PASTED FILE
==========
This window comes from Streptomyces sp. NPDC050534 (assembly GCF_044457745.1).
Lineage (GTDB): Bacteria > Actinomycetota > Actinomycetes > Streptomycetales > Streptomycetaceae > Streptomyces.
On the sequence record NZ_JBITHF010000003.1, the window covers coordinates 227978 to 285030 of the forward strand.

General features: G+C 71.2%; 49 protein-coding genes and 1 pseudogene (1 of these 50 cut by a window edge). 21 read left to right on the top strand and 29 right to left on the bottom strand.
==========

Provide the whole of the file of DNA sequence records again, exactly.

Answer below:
This window comes from Streptomyces sp. NPDC050534 (assembly GCF_044457745.1).
Lineage (GTDB): Bacteria > Actinomycetota > Actinomycetes > Streptomycetales > Streptomycetaceae > Streptomyces.
On the sequence record NZ_JBITHF010000003.1, the window covers coordinates 227978 to 285030 of the forward strand.

General features: G+C 71.2%; 49 protein-coding genes and 1 pseudogene (1 of these 50 cut by a window edge). 21 read left to right on the top strand and 29 right to left on the bottom strand.